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Born Patrick Alan Sloan on the 19th May 1908 in Northumberland, his father was a manager of an electrical power company.
Pat Sloan graduated with a First in Economics from Cambridge University.
He lived and worked in the Soviet Union on and off from 1931 until 1937, although he did not formally join the British Communist Party until 1933. He spoke at the national congress of the Party in 1938, the year he edited a memorial book for John Cornford (see separate entry). He began publishing articles and books on the Soviet Union, including one for the Left Book Club, which would add up to a considerable body of work.
Sloan married fellow Communist Margaret Cohen in Surrey in 1944.
During his Party life, he was a Branch Secretary, District Committee member, and muncipal election candidate. He was a member of the Association of Supervisory Staffs, Executives and Technicians (ASSET- later ASTMS) and was always an active member of the Co-operative movement. By 1949 he was secretary of Biggin Hill & Leaves Green branch of the Party in Kent and continued to live locally for many years.
In 1951, he became General Secretary of the British-Soviet Friendship Society, a merger between the Friends of the Soviet Union (established in 1930), the Russia Today Society (founded in 1934), and the National Committee for British-Soviet Unity, a successor bodies to the Anglo-Soviet Friendship Committee, established in 1940. Sloan found his role became an extremely stressful one during the 1950s as the cold war proceeded but the growth of the national liberation movements in the developing world gave him heart.
By the mid-60s, an identifiable new trend had emerged of the re-printing of articles from the British Communist press and journals in newly emergent African nations. Alongside this, many new and original articles by leading British Communists were published in various journals in the now independent countries of Africa. These were usually and notably by people such as Palme Dutt, Idris Cox, Jack Woddis, and Kay Beauchamp (see separate entries for all), but Pat Sloan also made a significant contribution. He also gave a series of lectures in Ghana from 1964-5.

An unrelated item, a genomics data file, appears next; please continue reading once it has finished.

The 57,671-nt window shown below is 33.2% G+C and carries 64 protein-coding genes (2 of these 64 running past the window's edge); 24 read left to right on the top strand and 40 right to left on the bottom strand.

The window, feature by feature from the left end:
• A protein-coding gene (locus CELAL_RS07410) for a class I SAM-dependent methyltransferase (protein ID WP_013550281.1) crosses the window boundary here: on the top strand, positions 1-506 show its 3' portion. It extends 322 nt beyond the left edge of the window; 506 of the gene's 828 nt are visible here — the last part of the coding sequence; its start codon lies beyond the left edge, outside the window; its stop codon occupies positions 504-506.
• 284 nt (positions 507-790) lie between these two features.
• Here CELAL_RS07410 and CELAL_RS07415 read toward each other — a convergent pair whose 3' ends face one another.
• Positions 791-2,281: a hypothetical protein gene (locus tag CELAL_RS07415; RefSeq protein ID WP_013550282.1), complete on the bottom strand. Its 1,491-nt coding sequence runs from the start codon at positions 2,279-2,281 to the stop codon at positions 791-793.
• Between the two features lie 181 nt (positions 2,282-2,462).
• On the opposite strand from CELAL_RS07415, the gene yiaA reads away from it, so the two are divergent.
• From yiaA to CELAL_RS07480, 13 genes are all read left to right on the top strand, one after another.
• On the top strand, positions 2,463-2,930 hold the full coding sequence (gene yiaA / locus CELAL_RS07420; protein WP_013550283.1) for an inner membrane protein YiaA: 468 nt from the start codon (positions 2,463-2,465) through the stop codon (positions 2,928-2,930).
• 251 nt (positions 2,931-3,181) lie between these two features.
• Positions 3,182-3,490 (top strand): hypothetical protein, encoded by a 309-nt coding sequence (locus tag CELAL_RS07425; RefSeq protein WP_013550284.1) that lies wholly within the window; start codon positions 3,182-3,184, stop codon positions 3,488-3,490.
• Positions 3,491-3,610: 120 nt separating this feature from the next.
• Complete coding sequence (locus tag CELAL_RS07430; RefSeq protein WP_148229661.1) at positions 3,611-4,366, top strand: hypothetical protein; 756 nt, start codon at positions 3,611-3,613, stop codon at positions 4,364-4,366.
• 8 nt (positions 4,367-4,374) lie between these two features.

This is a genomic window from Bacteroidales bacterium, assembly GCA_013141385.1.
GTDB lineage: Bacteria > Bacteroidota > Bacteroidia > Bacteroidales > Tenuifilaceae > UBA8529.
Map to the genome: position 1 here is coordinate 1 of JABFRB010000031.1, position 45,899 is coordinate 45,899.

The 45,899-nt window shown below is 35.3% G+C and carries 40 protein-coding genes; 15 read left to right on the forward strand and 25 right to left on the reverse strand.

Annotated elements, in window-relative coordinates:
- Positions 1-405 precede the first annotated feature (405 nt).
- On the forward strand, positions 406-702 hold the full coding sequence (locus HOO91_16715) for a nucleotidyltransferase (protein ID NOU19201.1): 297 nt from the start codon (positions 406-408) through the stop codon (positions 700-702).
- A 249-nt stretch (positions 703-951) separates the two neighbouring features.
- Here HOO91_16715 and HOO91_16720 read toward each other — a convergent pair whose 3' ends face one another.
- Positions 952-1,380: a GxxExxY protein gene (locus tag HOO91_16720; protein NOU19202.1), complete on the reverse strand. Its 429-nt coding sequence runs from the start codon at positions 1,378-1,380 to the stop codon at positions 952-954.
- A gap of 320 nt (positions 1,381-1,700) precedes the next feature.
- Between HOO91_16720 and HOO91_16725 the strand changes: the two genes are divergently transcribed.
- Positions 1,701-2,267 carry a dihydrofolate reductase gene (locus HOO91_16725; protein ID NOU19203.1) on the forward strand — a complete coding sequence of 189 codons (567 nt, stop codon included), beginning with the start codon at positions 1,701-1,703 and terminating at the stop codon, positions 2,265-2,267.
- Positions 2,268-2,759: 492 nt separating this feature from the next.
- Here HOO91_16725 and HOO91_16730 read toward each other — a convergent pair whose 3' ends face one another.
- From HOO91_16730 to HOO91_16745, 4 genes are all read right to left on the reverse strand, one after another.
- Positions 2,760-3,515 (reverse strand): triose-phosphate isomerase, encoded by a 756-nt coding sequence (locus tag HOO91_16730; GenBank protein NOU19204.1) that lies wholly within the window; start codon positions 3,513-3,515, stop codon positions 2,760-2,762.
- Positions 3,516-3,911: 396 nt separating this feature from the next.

Developments in the international communist movement weighed heavily on Sloan and, as he aged, he had become less active by the turn of the 1970s. As he put it in Comment in 1971, "my activity has declined partly due to the ageing process, partly to the accompanying feeling that `it is now up to the younger ones, and partly to the fact that we now no longer have that comforting and inspiring monolithic `black and white picture which, however wrong it was, held us together in the past". The lack of progress of the Party in Britain was a source of real disappointment to him.
By the mid-70s he had moved to Orpington and was a member of the Bromley branch of the Communist Party there until his death. During this time, he wrote and published an account of economics from a Marxist standpoint in 1975, which seemed to be testing beliefs established in youth.
Sloan died in late 1978 in Orpington.